The trail climbs a sandy bench to cut off the first bend and thereafter crosses the stream periodically, running sometimes through the shady trees, in other places over open flats. A small tributary joins from east after half a mile, followed by a longish straight, and then another side canyon after 1.2 miles. A sheer-sided butte rises on the east side (1.9 miles), after which the path crosses a lengthy sandy area, passing beneath two conical hoodoos, then rounds a minor bend and enters another long straight. After 2.8 miles, a small metal hut comes into view - known as Kelly's Cabin, this receives semi-regular use by ranchers - inside are a bed, table, shelves and supplies, while outside are several aged relics including a bedframe and rusty cans.
King Bench Canyon
The enclosing cliffs become a little higher, topped by whitish domes of Navajo sandstone. The ravine twists and turns through several tighter bends, then curves due east at 4.6 miles, as a hidden tributary joins from the west, containing a spring 600 feet upstream. The main drainage resumes its southwards course after five miles, at the confluence with a larger tributary on the north side - this is unnamed on topographic maps but can be referred to as King Bench Canyon, after the high ground from where the drainage originates. The lower end contains a shallow stream, or isolated pools, though becomes mostly dry at hotter times of the year. At first the canyon is moderately overgrown, with bushes and big cottonwoods, and is lined by low cliffs, undercut by the stream in some places.
After a larger pool below a little drop, the ravine becomes drier and more open, containing less vegetation. Taller cliffs rise on both sides, after a section with slopes and benches that allow exit to the plateau above. A shallow slot forms quite soon, ending below a drop formed by chokestones and logs, then after a brief open, rocky section still with virtually no vegetation, a better, deeper slot begins; this has a few minor upclimbs and plenty of tight curves, becoming properly enclosed and ending in a round chamber below a bigger drop, not easily climbable. The slot can be bypassed on the east side; back about a quarter of a mile, up a minor gully to the base of a group of white domes then north along sandy benches, gradually coming back down to the streambed, which soon enters a shallower slot, free of obstructions.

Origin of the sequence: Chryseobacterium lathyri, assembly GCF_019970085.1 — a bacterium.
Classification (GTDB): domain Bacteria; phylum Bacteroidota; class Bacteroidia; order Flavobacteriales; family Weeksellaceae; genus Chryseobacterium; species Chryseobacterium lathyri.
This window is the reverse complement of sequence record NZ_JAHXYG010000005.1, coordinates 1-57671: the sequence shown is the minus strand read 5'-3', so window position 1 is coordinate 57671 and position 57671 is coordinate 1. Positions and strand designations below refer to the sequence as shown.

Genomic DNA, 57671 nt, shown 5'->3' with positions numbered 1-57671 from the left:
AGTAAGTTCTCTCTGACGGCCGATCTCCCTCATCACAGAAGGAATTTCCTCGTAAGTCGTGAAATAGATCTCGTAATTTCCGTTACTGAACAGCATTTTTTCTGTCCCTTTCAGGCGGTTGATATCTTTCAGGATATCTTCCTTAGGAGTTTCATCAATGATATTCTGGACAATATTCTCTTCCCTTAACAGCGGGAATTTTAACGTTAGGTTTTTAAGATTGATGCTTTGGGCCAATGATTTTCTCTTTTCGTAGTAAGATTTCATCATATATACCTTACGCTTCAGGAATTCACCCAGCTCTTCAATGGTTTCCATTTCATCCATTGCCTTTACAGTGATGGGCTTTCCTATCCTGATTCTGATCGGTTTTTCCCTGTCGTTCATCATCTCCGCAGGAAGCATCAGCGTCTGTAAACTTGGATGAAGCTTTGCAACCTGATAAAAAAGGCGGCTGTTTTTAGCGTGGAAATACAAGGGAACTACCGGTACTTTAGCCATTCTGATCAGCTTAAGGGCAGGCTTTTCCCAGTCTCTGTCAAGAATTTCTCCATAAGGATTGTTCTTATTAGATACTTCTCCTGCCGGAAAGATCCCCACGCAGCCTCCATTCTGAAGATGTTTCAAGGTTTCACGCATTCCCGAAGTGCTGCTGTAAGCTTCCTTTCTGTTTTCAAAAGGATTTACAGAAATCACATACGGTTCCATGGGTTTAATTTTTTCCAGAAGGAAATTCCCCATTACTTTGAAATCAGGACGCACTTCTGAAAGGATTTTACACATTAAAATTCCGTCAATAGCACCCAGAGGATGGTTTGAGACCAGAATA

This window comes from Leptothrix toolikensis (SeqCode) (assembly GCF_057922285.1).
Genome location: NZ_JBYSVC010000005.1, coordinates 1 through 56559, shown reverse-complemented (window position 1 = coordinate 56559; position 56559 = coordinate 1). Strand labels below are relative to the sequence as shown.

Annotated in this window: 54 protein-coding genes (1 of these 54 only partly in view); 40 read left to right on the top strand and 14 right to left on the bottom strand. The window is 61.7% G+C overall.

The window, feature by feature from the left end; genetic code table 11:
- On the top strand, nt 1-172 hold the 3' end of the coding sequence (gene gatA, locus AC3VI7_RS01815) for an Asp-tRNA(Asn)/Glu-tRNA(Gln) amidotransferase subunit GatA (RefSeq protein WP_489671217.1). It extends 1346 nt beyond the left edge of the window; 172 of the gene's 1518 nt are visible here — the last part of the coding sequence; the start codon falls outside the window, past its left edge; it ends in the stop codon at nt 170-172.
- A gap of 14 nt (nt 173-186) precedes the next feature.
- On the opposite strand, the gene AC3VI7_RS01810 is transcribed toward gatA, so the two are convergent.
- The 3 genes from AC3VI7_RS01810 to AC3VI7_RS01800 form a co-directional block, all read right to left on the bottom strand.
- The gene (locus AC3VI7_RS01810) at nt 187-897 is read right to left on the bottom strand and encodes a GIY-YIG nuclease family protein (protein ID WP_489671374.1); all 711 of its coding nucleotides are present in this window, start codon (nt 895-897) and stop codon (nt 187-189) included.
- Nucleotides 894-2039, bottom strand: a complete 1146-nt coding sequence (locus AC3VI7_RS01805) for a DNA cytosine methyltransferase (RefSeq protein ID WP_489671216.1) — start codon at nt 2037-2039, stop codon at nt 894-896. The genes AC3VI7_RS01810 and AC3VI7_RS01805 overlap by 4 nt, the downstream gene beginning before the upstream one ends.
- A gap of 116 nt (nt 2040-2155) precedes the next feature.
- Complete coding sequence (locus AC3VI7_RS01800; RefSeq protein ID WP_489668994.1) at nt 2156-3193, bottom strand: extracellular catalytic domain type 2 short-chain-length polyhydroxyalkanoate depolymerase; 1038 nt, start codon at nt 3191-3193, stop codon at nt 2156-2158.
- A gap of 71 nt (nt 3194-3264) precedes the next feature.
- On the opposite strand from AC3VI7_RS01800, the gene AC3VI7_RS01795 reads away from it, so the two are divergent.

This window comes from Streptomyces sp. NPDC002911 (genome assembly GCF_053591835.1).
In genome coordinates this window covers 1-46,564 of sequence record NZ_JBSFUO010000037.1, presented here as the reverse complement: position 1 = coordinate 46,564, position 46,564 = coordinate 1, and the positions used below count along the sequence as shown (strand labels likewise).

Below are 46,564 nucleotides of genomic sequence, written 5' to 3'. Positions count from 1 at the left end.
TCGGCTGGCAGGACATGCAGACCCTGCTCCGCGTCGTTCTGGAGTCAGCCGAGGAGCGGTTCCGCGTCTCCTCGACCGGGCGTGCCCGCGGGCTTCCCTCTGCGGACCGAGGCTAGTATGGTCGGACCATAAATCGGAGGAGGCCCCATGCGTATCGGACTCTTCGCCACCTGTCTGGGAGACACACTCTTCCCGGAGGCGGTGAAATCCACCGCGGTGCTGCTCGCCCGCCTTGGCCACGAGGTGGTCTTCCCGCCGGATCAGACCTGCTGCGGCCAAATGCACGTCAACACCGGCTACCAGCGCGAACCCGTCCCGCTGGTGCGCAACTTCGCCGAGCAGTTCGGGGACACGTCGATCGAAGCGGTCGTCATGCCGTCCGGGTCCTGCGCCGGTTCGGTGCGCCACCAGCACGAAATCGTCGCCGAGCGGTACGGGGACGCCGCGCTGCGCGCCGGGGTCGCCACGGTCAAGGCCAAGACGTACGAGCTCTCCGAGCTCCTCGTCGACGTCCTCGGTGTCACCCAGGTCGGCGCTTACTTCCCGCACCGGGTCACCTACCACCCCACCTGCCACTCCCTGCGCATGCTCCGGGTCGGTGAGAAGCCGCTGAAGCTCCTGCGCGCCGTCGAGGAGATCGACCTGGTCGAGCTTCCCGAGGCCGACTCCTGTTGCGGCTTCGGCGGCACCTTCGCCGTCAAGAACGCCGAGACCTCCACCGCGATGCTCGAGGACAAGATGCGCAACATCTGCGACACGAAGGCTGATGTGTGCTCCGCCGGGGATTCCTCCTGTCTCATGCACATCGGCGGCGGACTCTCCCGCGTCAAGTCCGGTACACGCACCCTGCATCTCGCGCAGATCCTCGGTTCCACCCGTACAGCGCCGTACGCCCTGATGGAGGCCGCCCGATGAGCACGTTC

Return to the Gulch
The canyon sides are now sloping rather than sheer, though still with many patches of rock eroded into unusual forms, including occasional arches. The last of several shallow slots ends after 2 miles, just beyond which is a short tributary on the west side, providing a start for the cross-country route back to the Gulch. The terrain hereabouts is easy to navigate; the quickest route back is northwest for about a mile, then a descent into the upper end of the second major east side tributary, which leads to the floor of the main canyon, 1.2 miles south of the trailhead.